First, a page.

Is the James Webb Space Telescope one step closer to probing depths of the universe?

The James Webb Space Telescope is one step closer to probing the depths of the universe. On Wednesday, NASA announced that it was ready to start taking test images and aligning the optics of the James Webb Space Telescope after the telescope’s instrumentation reached its final operating temperature of minus 448 degrees Fahrenheit (or minus 267 degrees Celsius) partway through last week.

The James Webb Space Telescope

The James Webb Space Telescope has been gradually cooling down ever since its successful December 25th launch, but the telescope took a major step forward on that front when it deployed its massive 70-foot sunshield at the start of the year. That component allowed James Webb Space Telescope’s systems, including its critical Mid-Infrared Instrument (MIRI), to drop to a temperature of approximately minus 298 degrees Fahrenheit (or about minus 183 degrees Celsius).

Getting the James Webb Space Telescope to its final operating temperature required NASA and the European Space Agency to activate the telescope’s electric “cryocooler.” That in itself involved passing a technical hurdle dubbed the “pinch point,” or the stage at which the James Webb’s instruments went from minus 433 degrees Fahrenheit to minus 448 Fahrenheit.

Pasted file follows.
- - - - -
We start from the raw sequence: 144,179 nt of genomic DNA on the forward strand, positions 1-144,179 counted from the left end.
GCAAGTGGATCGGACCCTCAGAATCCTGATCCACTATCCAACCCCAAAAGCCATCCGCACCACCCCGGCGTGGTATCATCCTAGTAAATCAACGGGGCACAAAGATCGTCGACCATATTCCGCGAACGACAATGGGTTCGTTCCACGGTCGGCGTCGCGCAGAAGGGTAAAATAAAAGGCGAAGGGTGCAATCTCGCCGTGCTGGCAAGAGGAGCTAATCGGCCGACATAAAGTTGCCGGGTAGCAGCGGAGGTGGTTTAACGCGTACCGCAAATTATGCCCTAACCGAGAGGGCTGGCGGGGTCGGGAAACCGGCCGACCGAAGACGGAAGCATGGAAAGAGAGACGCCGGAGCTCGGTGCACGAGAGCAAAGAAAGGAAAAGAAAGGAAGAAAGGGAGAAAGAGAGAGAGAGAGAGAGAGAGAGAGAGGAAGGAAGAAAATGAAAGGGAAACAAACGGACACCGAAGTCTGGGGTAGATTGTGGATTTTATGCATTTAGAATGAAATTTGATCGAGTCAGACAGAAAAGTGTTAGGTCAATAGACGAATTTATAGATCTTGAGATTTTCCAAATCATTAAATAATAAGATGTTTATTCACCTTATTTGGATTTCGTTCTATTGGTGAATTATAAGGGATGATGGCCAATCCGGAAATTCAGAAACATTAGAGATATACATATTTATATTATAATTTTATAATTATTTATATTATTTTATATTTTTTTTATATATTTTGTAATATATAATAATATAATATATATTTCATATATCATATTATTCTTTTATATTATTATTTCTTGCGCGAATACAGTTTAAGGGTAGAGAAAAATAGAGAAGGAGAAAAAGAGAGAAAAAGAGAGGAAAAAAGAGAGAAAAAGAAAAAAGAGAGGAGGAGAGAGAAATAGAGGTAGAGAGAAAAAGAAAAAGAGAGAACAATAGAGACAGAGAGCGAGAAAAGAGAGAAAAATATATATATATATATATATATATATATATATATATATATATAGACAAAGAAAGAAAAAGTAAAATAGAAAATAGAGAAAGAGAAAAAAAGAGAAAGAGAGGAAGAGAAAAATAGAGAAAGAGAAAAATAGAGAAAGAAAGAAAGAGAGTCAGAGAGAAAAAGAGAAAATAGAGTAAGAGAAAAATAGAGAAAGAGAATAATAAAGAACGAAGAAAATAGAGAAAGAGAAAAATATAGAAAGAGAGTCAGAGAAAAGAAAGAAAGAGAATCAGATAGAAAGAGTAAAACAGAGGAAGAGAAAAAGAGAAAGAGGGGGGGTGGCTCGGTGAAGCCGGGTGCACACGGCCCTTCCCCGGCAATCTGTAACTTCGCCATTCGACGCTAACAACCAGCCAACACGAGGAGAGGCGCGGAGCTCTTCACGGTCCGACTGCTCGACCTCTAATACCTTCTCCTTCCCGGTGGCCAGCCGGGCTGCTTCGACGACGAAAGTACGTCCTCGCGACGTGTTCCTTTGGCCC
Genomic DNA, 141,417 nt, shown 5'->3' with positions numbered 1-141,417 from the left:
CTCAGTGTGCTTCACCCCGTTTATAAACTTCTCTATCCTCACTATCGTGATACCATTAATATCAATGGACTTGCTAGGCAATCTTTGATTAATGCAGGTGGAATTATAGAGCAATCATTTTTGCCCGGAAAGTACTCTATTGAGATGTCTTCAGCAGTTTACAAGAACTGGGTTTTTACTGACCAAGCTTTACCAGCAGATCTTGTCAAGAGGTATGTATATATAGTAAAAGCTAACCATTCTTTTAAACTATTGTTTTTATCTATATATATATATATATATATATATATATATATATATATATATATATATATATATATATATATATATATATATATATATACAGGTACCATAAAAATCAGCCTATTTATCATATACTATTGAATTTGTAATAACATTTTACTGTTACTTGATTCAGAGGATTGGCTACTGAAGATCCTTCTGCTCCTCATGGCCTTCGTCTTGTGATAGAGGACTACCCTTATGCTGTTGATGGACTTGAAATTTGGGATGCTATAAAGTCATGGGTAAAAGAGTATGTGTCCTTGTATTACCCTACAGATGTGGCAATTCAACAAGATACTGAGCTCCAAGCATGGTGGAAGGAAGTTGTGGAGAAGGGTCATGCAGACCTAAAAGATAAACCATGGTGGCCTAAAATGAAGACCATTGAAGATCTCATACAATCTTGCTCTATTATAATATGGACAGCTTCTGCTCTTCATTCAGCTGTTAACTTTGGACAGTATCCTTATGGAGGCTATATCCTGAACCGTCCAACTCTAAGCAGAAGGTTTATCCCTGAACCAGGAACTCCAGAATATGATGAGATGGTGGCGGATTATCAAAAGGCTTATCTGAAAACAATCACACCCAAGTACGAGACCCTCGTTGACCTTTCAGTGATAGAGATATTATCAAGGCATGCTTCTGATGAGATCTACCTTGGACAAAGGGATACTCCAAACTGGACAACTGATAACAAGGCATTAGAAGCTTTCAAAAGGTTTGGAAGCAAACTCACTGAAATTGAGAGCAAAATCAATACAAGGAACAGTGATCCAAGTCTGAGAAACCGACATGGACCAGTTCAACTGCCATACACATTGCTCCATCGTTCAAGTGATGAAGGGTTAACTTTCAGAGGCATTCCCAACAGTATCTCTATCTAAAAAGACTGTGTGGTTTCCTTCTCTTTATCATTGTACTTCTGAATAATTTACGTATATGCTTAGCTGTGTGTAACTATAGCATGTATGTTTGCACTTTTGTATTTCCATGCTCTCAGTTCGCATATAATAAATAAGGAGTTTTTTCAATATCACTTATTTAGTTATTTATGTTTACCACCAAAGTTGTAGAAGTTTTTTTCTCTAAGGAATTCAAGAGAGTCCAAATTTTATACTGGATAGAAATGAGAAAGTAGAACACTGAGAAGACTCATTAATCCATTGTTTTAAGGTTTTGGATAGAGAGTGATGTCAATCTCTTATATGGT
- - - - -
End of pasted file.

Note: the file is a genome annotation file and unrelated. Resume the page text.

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“The MIRI cooler team has poured a lot of hard work into developing the procedure for the pinch point,” said Analyn Schneider, MIRI project manager for NASA’s Jet Propulsion Laboratory. “The team was both excited and nervous going into the critical activity. In the end, it was a textbook execution of the procedure, and the cooler performance is even better than expected.”

Part of the reason the James Webb needs to be so cold before it can begin its mission is so that its electronics generate the least amount of infrared light possible and are thereby less likely to interfere with its instruments when astronomers turn them toward distant cosmic bodies. The cold temperatures are also required to avoid something called “dark current,” an electrical force that’s generated when the atoms in the telescope’s detectors vibrate. That movement can create false signals that make it more difficult for the telescope to get an accurate picture of a celestial body.

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